Keloids are bigger than hypertrophic scars and tend to be painful or itchy. Usually, they reach out beyond the perimeters of the former wound and typically appear on such areas as the ears, shoulder, neck, chest, or face.
Scars can also be defined as contractures, which frequently appear where a large amount of tissue has been lost due to a severe injury such as a burn. They can also appear when a wound has healed over a joint and, therefore, can prevent movement in such areas as the knees, neck, elbows, or fingers.
Types of Remedies for Scars
Depending on the type of scar you have, treatment options may vary, all of which can include the following:
- Topically treating the scar
- Using minimally invasive
- surgery to reduce the scar’s appearanceUsing advanced techniques, such as scar revision surgery
Are You a Good Candidate for Scar Revision?
Scar revision surgery greatly helps in minimizing a scar’s appearance, especially those skin irregularities that cannot be totally erased. Therefore, if you are bothered by the appearance of a scar on any place on your body, are in good physical health, do not smoke, or are not currently undergoing treatment for another skin disease, you may benefit from the surgery.
Types of Scar Revision Therapies
Along with surgery, one of a number of techniques can be used to revise the looks of the scarred tissue.
Topical treatments, such as compression, tapes, and gels, are used to facilitate healing and treat the scar area after a revision procedure.
Injections are also used to fill in scars that are concave or recessed. Usually an injection can last from four months to a couple of years. Therefore, the therapy must be repeated to realize continued results.
Resurfacing Treatment Options
Resurfacing treatments are also employed to treat surface areas and cosmetically improve the look of a scar. These kinds of techniques even out skin irregularities and smooth the skin’s texture. Scar revision can include such surface treatments as the following:
- Chemical peels
- Skin bleaching (to lighten hyperpigmented skin)
- Dermabrasion, which is used to polish the skin
When surgery is employed for a deeper scar, an incision is required to remove or excise the lesion. Skin grafts are also used to revise scars as well. Generally, the grafts are produced from other sites on the body, such as the abdomen or thigh.
Z-plasty is another surgical option. Creating flaps on each side of a scar, the surgeon is able to alter the direction of the lesion or enhance the flexibility of the scarred skin.
Tissue Expansion: A Popular Choice
Tissue expansion, yet another procedure, is often chosen in place of skin grafts. During this procedure, a tissue expander or balloon device is placed beneath the skin close to the scar site to stretch or smooth out the healthy skin. The expander and scar, in turn, are removed so the healthy skin can be directed over the former scarring. Usually, more than one procedure must be performed to obtain good results.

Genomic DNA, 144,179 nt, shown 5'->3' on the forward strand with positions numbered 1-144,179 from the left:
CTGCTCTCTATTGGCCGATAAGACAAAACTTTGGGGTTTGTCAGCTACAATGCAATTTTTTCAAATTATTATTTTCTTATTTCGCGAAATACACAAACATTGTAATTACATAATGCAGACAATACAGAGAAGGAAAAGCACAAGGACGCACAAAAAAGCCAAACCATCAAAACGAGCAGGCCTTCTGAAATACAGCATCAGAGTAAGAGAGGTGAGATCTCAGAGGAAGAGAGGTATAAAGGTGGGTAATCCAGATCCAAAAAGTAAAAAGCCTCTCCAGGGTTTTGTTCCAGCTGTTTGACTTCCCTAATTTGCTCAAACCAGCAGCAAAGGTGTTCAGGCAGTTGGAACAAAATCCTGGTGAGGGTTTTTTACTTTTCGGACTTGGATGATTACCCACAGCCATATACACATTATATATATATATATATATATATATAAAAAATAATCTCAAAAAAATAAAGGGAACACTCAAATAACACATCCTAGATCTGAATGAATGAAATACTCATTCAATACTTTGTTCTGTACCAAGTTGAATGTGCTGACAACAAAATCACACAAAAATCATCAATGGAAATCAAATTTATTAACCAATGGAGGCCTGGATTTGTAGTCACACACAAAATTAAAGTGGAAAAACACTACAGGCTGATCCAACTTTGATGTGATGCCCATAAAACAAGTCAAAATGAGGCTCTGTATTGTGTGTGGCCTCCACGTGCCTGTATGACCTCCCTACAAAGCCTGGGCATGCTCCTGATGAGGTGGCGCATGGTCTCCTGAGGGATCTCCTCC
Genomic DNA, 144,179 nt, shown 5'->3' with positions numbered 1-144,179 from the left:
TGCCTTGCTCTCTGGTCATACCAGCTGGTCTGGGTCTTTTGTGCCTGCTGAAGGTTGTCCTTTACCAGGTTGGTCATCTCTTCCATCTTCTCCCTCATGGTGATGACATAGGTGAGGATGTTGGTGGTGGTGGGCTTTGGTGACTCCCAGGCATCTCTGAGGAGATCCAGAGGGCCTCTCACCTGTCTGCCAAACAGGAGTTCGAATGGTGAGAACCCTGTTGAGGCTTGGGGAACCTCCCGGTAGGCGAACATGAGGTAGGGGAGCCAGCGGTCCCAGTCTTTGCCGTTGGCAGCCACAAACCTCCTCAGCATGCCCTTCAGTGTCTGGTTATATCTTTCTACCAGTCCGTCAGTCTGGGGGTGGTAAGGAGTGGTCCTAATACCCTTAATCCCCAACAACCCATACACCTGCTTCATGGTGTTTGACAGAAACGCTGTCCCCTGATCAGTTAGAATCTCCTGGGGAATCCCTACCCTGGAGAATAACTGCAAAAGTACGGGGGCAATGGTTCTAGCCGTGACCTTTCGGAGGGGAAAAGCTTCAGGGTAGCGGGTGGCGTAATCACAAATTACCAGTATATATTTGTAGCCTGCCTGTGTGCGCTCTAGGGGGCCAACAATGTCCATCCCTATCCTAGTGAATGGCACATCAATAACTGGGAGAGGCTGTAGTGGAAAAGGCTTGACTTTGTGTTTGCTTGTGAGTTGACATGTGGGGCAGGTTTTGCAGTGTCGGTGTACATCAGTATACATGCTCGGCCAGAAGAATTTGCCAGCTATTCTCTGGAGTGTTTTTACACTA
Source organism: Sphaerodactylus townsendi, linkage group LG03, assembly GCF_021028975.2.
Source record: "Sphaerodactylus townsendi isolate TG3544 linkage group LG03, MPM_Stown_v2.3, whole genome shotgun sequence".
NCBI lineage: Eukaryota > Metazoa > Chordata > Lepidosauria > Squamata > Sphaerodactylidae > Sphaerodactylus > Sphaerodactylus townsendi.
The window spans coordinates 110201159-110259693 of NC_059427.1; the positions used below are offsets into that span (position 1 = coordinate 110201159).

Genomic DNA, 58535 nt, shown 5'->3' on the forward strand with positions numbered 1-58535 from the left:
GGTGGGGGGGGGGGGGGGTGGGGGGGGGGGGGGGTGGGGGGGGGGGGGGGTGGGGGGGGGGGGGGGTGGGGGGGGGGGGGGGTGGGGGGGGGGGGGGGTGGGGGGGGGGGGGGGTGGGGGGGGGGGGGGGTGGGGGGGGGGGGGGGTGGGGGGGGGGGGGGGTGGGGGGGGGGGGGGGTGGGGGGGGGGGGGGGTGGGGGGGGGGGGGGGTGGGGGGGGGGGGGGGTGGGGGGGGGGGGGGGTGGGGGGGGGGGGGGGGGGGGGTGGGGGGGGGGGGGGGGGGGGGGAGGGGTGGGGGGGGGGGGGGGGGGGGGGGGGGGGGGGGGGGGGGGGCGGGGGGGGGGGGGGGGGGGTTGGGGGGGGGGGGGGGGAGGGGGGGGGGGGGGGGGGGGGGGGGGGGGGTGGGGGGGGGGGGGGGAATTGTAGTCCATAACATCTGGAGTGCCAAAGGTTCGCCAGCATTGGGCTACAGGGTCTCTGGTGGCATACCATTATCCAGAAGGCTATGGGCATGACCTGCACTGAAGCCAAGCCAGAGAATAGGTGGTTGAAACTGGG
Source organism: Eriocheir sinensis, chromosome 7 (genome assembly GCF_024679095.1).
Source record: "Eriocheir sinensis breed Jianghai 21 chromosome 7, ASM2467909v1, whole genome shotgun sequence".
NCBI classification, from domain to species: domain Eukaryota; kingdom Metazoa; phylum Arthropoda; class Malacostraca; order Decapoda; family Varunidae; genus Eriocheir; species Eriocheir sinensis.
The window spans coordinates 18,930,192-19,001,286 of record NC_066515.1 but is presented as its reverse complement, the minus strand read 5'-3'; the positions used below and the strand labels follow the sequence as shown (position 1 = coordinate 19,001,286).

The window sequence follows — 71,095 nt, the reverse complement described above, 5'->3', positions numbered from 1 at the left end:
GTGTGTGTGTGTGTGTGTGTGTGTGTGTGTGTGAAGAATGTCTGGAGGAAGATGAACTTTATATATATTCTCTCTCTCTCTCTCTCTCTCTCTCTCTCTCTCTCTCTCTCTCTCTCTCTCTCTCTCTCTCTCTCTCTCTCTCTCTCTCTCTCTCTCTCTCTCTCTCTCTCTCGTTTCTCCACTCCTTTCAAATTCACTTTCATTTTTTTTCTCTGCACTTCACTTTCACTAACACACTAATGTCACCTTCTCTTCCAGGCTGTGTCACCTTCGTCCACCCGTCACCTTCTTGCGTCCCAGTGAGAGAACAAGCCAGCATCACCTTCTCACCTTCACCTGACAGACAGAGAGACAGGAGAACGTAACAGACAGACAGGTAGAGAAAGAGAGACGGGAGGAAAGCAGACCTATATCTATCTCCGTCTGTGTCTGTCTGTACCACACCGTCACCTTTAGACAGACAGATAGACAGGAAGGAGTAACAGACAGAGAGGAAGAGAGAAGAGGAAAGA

Scar Closure Techniques
After a surgical procedure, one of a number of closure techniques may be used. For example, the flap closure technique, which allows the surgeon to alter the position of a scar so it can’t be so easily seen, is also useful in treating contractures which restrict movement.
The Layered Closure Method
Layered closure, yet another method, is helpful in treating scars where a surgical excision reaches down to the tissue beneath the epidermis. The surgeon sutures the first layer sub-dermally (or beneath the skin’s surface) with absorbable stitches. Closures then proceed upward until the surgeon finally closes the surface area itself. Or, in cases where severe burn scars are revised, pharmaceutical tissue substitutes may be used if there isn’t a good supply of healthy tissue present to close an excision.
Prepping for Scar Revision Surgery
If you elect to have scar revision surgery, you’ll need to prep for the process by quitting smoking if you currently smoke, and adjusting your medications. A lab test or medical evaluation will be required as well. During the surgery, a local anesthesia, general anesthesia, or sedation by intravenous means will be administered to keep you comfortable.
Recovery: What to Expect from Scar Revision Surgery
After a scar revision that involves surgical treatment, expect to experience some discomfort or swelling for a period of a couple of weeks. As the site heals, the new scar will slowly fade. If you opt for scar revision techniques such as a chemical peel, dermabrasion, or laser resurfacing, the after-effects will generally be about the same. Make sure you follow the postoperative instructions issued by your physician. Guard the surgical site from any excess motion or force during the healing process.
Possible Complications from Scar Revision
Surgical complications may include the following:
- Temporary or permanent harm to the blood vessels, nerves, or muscles
- Allergic reactions to injected agents, sutures, or tape
- Clotting or deep vein thrombosis
- Persistent pain
Talk to Dr. Slack about Scar Revision in Plano and McKinney, Texas
If you feel that scar revision may be appropriate for you, schedule a private consultation with Dr. Slack to discuss your goals and concerns. He looks forward to speaking with you.